Surprising things: a costume museum

Should someone suggest to you a visit to a private costume museum out at Bulleen,  then just say yes.

They’ll mean The Costume Collection, Yarra Park in Greenaway Street Bulleen.  You’ll drive down Greenaway Street (named for an early farmer in the district), past the factories and chain wire fences and you’ll think “This couldn’t possibly be right”.  But it is.

The owner and curator, Loel Thomson, describes her museum as “a hobby that grew”- hence the rather unconventional setting in a factory in a small industrial pocket beside the Yarra River.  The factory, however, provided many of the things her costume museum needed- space, few windows and an airconditioned and filtered atmosphere.  She has more than 10,000 items in her collection, though only a fraction of them are on display at any one time, and the display changes regularly.

I loved the way the costumes were displayed.  Mostly you could walk around them to see them from all sides, and for those that were less accessible she had wardrobes and furniture of the period arranged so that mirrors reflected the costume from the side or rear.  There was a strong chronological aspect to the display, and it included children’s and men’s clothes as well.   A fascinating section featured ‘things we wouldn’t wear today’ showing furs and jewellery made from animal parts. There was  this ‘slink’ jacket-

that looked like fur jackets that I remember women wearing.  It’s only when you read the sign that you realize that ‘slink’ means ‘unborn calf’.  What travesties euphemisms cover!

Her aim in creating the museum is to collect everyday clothes that people wore.  Obviously the clothes were treasured enough for them to be preserved by family, or put away ‘for good’.  Many of them are purchased, commercially-produced items (she shows the labels) and although there are some formal wear costumes, most of them are day clothes.  She has a large library of magazines, pictures and books in order to research her displays, and in many cases she has been able to match private photographs of people wearing similar clothes,  or magazine advertisements,  to the costumes on show.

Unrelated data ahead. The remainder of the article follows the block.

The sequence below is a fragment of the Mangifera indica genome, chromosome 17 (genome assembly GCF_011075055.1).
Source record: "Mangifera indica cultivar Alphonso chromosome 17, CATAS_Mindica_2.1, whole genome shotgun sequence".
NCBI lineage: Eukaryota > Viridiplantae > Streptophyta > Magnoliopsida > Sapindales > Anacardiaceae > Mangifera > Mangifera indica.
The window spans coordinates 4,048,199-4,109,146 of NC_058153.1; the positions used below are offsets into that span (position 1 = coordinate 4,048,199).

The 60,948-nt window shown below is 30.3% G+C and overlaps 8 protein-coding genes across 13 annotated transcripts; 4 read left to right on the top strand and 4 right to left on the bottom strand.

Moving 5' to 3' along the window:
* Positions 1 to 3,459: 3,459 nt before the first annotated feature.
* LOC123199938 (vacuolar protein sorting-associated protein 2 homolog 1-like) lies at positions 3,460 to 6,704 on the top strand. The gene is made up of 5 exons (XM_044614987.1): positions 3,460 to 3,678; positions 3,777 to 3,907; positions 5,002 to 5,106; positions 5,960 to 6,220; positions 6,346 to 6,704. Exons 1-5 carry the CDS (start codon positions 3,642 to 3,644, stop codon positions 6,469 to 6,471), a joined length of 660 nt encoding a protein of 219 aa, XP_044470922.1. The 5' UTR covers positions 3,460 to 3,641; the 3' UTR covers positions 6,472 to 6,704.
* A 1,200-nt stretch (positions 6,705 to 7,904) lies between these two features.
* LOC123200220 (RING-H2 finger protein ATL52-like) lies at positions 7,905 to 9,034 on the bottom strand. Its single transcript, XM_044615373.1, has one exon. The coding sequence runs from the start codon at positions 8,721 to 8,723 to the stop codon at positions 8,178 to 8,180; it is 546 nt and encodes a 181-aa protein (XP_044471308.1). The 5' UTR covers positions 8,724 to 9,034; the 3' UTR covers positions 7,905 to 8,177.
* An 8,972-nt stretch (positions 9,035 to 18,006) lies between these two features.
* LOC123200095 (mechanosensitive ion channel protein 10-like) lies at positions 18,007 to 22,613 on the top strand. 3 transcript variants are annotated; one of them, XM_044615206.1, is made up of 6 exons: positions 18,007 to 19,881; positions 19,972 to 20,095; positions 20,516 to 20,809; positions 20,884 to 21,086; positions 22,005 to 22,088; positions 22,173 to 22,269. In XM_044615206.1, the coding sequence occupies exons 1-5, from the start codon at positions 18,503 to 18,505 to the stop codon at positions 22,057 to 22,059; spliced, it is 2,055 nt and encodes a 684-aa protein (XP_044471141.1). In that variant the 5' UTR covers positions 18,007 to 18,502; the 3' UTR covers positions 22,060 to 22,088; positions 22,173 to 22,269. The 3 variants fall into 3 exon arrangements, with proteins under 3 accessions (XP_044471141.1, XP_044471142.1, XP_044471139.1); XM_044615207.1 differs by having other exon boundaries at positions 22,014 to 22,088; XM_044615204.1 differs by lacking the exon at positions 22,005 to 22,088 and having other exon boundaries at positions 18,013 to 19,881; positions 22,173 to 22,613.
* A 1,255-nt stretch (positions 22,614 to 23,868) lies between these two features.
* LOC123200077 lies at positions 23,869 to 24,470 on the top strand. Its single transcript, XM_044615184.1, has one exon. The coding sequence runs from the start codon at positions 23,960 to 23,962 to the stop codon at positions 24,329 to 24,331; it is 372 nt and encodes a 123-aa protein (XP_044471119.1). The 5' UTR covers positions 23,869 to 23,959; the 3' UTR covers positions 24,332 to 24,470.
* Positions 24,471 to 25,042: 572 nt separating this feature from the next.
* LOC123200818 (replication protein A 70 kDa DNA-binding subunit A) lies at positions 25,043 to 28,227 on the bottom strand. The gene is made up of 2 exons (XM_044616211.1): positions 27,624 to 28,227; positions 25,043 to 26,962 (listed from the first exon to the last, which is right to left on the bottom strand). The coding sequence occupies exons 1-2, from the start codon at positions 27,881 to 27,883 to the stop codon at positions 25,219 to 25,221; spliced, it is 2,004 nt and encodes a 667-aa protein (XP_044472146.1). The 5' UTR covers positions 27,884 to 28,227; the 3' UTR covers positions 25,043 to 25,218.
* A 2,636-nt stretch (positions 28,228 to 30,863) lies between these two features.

The museum is open only by appointment, so you’ll need to ring Loel Thomson herself on  9852 1794 and if there’s only a few of you she may be able to join you up with a larger group.  There’s a small entry charge by donation, which goes to charity.  It’s worth every cent and more.

There’s more photos from her collection here in a blog from February 2010- they are all beautiful too, and most of them were new to me so the display obviously changes quite substantially from time to time.  So- if you’re offered an opportunity to see it, or if you’d like to organize a trip for a group yourself- do!

7 responses to “Surprising things: a costume museum

  1. It is really a superb thing Loel is doing. Can’t recommend it highly enough.

  2. I have seen a few collections on the history of fashion, and have always surprised myself by loving the subject. Not being a fashionista myself, I treat the subject like any other important area of social history.

    So thank you for this post. I had never heard of The Costume Collection in Bulleen before.

  3. That looks so interesting. Hope to check it out sometime when in Melbourne.

  4. An informative post about a wonderful creative project/ museum site. Your comments have me thinking about the kinds of everyday clothing we pack away “for good” (and therefore preserve) — what we save, and why. For example, I have saved a few of things my children wore when they were young; a maternity sundress; a fleece-lined flight jacket I wore in high school, and I no doubt have other “favorites” stored away. As to why, I am not sure. They are material objects that take me back to another time in my life, and it would be hard to toss them out.

    • Yes- I keep clothes with emotional resonances for me as well, although I doubt if my children would even recognize that- it would just be a pile of old junk to them.

  5. A heartfelt thanks to Nicole for organising the 16 Feb 2011 group to the Costume Collection. I was fortunate to be invited to this by my friend Louise, and I couldn’t have been more surprised at what was in store. For those who haven’t been to the Costume Collection, it’s a real hidden treasure and (IMHO) world class.

    I’m so grateful to dedicated private collectors such as Loel Thomson. It’s a privilege to be able to view a part of her collection, be reminded of times past, and delight in our social history via brilliant collections such as this one. It’s such a credit to her that this collection is so well cared for, and so beautifully presented. I can’t wait to go back!

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